Why Content Shock is coming to a Facebook ad near you

facebook ad

If you read between the lines, Facebook just told us it’s going to become a lot more expensive to be in marketing soon.

In their recent blockbuster earnings announcement, CFO Dave Wehner said something interesting: Facebook’s ad load, or the total number of ads the company can show to each user, will be a “relative non-factor for predicting Facebook’s future revenue growth starting this time next year.”

Translation: Facebook is about to max out on the number of ads it can show users inside its platform, which means it will need to find other ways to grow the company’s ad business in the future. Simply increasing the number of ads it shows people will not be an option.

“The optimal ad load is really a mix of art and science,” Wehner said. “We also want to be thoughtful about making sure each person’s overall feed experience has the right balance of organic and ad content.”

This was surprising to analysts, as evidenced by the fact that many of them then asked Facebook’s executives to elaborate on what this means.

So what does it mean?

Monetization options

It means that Facebook will need to do three possible things: 1) add more users, 2) create better-performing ads that it can sell for more money, or 3) find creative new ways to monetize our personal information.

Facebook’s user base is already growing — it added 60 million new users last quarter alone — but the “create better ads” part seems more difficult.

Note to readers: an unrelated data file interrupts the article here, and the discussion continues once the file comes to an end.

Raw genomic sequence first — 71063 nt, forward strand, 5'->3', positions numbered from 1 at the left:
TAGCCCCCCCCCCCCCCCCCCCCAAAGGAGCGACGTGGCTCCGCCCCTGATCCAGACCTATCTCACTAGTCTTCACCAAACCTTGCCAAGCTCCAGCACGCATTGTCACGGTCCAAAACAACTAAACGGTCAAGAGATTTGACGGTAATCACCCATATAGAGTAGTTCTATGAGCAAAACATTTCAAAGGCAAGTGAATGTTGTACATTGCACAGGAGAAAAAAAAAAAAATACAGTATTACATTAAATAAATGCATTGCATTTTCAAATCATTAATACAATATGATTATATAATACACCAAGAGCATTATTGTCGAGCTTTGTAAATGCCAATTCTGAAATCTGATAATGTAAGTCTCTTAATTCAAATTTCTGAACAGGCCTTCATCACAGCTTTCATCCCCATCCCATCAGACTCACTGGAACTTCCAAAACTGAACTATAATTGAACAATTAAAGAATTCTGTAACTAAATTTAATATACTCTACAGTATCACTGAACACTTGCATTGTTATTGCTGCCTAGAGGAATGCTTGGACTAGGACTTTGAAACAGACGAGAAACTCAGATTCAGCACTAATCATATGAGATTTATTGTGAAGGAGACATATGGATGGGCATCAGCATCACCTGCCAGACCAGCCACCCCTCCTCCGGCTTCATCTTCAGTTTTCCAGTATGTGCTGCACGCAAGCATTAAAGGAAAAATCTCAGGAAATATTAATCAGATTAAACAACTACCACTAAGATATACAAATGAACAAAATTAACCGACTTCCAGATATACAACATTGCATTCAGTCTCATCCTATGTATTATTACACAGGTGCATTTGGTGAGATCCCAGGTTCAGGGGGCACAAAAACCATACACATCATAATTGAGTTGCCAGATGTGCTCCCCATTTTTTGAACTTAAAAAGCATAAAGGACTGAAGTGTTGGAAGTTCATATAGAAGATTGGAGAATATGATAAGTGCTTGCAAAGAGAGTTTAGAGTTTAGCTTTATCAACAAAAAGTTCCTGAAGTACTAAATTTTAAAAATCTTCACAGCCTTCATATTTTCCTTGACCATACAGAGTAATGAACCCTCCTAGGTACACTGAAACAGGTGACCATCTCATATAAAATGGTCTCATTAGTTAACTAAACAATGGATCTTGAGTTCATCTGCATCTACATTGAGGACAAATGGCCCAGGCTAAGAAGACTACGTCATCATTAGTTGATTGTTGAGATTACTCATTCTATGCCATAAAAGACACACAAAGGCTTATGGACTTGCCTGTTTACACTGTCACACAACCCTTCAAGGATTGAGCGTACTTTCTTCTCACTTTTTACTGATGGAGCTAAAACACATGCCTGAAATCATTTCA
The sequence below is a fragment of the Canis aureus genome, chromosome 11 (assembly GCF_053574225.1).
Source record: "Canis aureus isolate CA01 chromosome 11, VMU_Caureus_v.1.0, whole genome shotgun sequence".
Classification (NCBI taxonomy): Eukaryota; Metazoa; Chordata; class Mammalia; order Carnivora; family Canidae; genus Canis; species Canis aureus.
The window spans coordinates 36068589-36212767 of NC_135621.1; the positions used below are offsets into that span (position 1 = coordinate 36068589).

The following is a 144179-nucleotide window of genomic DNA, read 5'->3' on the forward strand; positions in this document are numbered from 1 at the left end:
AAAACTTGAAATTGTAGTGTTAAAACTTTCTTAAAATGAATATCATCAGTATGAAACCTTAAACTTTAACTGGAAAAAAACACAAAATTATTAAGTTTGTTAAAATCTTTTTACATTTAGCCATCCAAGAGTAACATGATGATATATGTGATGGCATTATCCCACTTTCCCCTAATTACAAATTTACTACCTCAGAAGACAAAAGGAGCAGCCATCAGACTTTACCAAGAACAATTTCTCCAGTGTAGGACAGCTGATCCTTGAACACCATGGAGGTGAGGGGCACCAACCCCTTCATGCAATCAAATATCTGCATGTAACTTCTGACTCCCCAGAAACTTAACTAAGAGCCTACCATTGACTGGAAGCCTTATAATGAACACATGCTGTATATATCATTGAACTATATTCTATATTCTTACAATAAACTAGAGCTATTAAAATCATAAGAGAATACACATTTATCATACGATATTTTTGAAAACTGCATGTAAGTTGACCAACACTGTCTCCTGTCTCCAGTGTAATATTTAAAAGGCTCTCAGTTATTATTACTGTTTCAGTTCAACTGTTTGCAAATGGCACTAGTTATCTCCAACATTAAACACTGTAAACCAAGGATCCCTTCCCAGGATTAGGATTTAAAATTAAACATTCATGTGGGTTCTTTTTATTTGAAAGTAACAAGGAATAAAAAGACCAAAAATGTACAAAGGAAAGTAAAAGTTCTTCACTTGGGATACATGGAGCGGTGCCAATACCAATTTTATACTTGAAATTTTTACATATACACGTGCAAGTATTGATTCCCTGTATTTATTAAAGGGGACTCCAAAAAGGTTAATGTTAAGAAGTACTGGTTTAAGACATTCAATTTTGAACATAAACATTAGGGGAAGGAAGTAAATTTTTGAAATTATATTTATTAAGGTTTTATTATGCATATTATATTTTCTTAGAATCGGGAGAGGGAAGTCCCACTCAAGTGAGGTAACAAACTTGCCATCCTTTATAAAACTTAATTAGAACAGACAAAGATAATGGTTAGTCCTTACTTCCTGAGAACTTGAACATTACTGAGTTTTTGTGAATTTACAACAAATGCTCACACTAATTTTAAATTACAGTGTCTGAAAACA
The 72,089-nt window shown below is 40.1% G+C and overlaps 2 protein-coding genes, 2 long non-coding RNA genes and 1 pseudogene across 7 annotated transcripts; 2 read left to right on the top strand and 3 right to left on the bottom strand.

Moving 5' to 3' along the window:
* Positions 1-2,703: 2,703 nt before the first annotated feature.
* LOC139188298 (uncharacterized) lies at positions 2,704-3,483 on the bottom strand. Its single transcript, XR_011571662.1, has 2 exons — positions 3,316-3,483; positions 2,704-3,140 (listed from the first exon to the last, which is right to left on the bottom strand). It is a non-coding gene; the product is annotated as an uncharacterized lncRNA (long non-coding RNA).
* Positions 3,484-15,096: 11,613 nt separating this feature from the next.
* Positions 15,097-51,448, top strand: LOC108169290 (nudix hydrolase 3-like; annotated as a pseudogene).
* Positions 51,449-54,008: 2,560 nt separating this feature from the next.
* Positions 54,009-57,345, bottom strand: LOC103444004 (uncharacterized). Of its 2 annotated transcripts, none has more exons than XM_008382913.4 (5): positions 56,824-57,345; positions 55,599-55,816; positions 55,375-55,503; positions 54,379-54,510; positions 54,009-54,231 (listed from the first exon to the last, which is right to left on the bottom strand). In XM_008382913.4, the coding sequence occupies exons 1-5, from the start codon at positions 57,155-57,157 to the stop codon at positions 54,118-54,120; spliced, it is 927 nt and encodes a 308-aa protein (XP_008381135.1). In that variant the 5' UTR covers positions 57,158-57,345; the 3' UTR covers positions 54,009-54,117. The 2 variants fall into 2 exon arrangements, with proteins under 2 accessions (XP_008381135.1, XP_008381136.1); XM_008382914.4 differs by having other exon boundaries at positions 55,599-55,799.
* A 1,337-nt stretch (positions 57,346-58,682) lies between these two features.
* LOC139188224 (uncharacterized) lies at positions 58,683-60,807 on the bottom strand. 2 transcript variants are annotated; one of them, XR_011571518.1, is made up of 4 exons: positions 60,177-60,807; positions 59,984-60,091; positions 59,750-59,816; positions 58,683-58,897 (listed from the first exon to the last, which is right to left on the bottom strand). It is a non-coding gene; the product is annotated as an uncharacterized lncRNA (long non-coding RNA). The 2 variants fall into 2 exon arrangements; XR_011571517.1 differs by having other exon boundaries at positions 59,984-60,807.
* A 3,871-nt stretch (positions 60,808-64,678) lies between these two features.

Facebook will either need to do a better job proving its ads lead to sales, which it’s already trying to do, or offer more premium ads, like the commercials you might see on TV.

A few years ago, I wrote a post called Content Shock: Why Content Marketing is not Sustainable which predicted this eventuality. As companies compete for limited attention span, the cost of marketing will have to go up as the channels “fill up” with content.

In essence, this is what social media platforms WANT to do. The more Content Shock they can create, the higher the prices they can charge for ads.

Let’s look at what’s happening over at Snapchat, the newest marketing darling.

To monetize its popular platform, Snapchat recently began inserting ads between customer stories. Customers are pushing back. They piled on to Snapchat to get away from ads! But here they come. How many ads can Snapchat display? There is a limited ad inventory, and as that gets sucked up by eager marketers the price will go up and up.

Eventually some companies aren’t going to be able to hang in that environment for long. It will be just too expensive. For some companies, it already is. As content popularity increases, it costs more to promote and compete.

It’s a great discussion topic for our new podcast episode and in this edition of The Marketing Companion, Tom Webster and I break this down for you. We also get into some other interesting topics:

  • Why Silicon Valley firms need to move to Dayton, Ohio. Seriously.
  • Twitter’s new branding effort — Is it finally getting on track?
  • Is there anything unique about Twitter’s content offering? Tom and I disagree on this one.
  • Plus, Tom introduces some … unusual … new applications from the Marketing Companion Labs. Absolutely hilarious!

Ready for this? Let’s go.

 

If you can’t access the edition above, click on this link to listen to Episode 82

Resources mentioned in this podcast

The book Disrupted: My Misadventure in the Start-Up Bubble by Dan Lyons